ASEAN seeks to heal territorial rift

Updated 18 November 2012
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ASEAN seeks to heal territorial rift

PHNOM PENH: Southeast Asian foreign ministers sought yesterday to heal a rift over territorial rows involving China, aiming to build unity ahead of a leaders’ summit in which rights and trade will also dominate.
The hot-button South China Sea issue was one of the top items for the ministers as they held a day of talks in the Cambodian capital, following months of acrimony over how to tackle China’s claims to nearly all the waters.
“We wish that we would be able to solve this problem together,” Surin Pitsuwan, secretary general of the 10-member Association of Southeast Asian Nations, told reporters at the start of the meeting.
“We hope that if there is anything we can do to help to build this new culture of norms... of new habits of working together we would like to help.” The foreign ministers’ meeting is to pave the way for the annual ASEAN leaders’ summit in Phnom Penh on Sunday, which the bloc is hoping will push forward policies on human rights and free trade.
US President Barack Obama, Chinese Premier Wen Jiabao and leaders from six other nations are scheduled to then join their ASEAN counterparts for the two-day East Asia Summit starting on Monday.
Some of the countries involved in the talks have seen diplomatic relations plummet this year because of a raft of maritime territorial rows, and analysts said those disputes would likely overshadow proceedings in Phnom Penh.
ASEAN members Vietnam, the Philippines, Malaysia and Brunei, as well as Taiwan, have claims to parts of the South China Sea, home of some of the world’s most important shipping lanes and believed to be rich in fossil fuels.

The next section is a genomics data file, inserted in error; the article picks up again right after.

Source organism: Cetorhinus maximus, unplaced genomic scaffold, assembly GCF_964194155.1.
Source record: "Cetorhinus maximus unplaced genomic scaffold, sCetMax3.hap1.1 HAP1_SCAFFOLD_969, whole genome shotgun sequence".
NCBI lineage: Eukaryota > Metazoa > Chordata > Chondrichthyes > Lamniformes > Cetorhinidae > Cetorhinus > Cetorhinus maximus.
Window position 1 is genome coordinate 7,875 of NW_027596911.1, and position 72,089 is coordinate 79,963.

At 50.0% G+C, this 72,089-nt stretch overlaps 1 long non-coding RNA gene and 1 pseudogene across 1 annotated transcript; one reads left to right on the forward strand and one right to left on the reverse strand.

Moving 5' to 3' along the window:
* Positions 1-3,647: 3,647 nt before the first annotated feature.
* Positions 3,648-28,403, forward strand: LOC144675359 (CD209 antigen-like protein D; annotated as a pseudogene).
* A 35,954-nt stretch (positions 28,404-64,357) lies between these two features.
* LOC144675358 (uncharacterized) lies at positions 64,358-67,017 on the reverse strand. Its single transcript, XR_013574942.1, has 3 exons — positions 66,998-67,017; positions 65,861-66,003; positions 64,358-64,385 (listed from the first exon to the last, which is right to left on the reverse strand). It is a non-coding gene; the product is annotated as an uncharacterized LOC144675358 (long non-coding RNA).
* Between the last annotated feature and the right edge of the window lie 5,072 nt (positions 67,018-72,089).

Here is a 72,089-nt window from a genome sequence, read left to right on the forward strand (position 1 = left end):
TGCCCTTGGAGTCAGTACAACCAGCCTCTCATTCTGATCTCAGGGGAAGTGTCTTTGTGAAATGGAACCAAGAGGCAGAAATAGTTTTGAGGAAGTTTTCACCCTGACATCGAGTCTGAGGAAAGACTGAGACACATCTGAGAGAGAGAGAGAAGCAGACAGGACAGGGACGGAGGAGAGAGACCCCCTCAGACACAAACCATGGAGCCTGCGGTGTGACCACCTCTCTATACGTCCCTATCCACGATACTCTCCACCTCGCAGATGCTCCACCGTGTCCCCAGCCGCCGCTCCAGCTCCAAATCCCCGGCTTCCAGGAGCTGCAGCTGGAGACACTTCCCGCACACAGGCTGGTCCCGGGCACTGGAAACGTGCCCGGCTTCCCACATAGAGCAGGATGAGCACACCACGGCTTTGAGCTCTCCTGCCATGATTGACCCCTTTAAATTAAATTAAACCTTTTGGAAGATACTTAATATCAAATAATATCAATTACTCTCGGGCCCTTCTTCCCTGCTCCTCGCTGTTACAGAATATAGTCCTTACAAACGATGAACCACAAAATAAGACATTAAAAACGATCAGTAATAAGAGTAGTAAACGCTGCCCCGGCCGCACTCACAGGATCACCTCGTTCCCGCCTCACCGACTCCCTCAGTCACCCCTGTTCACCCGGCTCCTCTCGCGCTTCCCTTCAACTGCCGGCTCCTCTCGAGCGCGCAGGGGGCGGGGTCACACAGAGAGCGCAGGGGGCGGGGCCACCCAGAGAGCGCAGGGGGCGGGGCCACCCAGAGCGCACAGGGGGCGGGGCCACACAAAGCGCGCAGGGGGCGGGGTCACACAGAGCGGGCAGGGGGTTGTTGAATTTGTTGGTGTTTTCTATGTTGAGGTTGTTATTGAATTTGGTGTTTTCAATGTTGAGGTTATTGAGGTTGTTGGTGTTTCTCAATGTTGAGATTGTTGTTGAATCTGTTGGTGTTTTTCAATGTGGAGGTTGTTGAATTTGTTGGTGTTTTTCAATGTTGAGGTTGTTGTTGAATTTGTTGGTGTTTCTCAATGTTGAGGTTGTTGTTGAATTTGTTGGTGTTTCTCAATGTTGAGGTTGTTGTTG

China insists it has sovereign rights to virtually all of the sea, and the Philippines and Vietnam have expressed concerns that their giant Asian neighbor has become increasingly aggressive this year in staking its claim.
An ASEAN foreign ministers’ meeting in Phnom Penh ended in July without issuing a joint communiqué for the first time in the bloc’s 45-year history because of divisions over how to handle the South China Sea issue.
The Philippines and Vietnam had wanted the communiqué to make specific reference to their disputes with China.
But Cambodia, the hosts of the talks and a close China ally, blocked the moves.
Surin said yesterday that such a public spat would not be seen this weekend.
“I don’t think it’s going to be confrontational, I don’t think it’s going to be overly contentious,” he said.
But adding to the tensions, analysts said Obama was expected to raise the issue while in Phnom Penh.
Obama is likely to reiterate that the United States has a fundamental interest in freedom of navigation in the sea, while urging ASEAN and China to agree on a code of conduct for the area, according to analysts.
China has long bristled at what it perceives as US interference in the South China Sea, and was upset at last year’s East Asia Summit in Indonesia when Obama succeeded in having the issue discussed there.
Chinese vice foreign minister Fu Ying warned yesterday that China did not want a repeat and that the South China Sea should not be on the agenda at the East Asia Summit.
“Discussion of the South China Sea issue should return to the framework of China and ASEAN. Discussing the issue in other forums will interfere with the direction of cooperation,” Fu said.
Meanwhile, ASEAN leaders are aiming to endorse on Sunday a declaration they say will promote human rights within their 10 countries but which has drawn widespread criticism.
More than 60 rights groups, including Human Rights Watch and Amnesty International, issued a statement on Thursday urging ASEAN to revise a draft of the declaration.